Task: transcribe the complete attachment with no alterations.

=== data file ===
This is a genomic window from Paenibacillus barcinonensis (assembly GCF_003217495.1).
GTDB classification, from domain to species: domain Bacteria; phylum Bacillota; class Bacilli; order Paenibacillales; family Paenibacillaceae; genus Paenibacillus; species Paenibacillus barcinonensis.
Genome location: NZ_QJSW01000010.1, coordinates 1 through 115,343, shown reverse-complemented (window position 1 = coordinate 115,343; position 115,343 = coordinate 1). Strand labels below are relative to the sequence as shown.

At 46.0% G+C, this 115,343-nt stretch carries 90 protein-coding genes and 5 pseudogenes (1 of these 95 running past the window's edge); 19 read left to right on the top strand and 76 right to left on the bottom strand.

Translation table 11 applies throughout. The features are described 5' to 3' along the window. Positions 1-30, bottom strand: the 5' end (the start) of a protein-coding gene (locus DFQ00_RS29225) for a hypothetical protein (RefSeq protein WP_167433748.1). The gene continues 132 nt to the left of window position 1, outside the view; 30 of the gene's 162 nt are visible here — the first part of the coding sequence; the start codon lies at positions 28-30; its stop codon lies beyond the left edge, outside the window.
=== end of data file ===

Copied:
This is a genomic window from Paenibacillus barcinonensis (assembly GCF_003217495.1).
GTDB classification, from domain to species: domain Bacteria; phylum Bacillota; class Bacilli; order Paenibacillales; family Paenibacillaceae; genus Paenibacillus; species Paenibacillus barcinonensis.
Genome location: NZ_QJSW01000010.1, coordinates 1 through 115,343, shown reverse-complemented (window position 1 = coordinate 115,343; position 115,343 = coordinate 1). Strand labels below are relative to the sequence as shown.

At 46.0% G+C, this 115,343-nt stretch carries 90 protein-coding genes and 5 pseudogenes (1 of these 95 running past the window's edge); 19 read left to right on the top strand and 76 right to left on the bottom strand.

Translation table 11 applies throughout. The features are described 5' to 3' along the window. Positions 1-30, bottom strand: the 5' end (the start) of a protein-coding gene (locus DFQ00_RS29225) for a hypothetical protein (RefSeq protein WP_167433748.1). The gene continues 132 nt to the left of window position 1, outside the view; 30 of the gene's 162 nt are visible here — the first part of the coding sequence; the start codon lies at positions 28-30; its stop codon lies beyond the left edge, outside the window.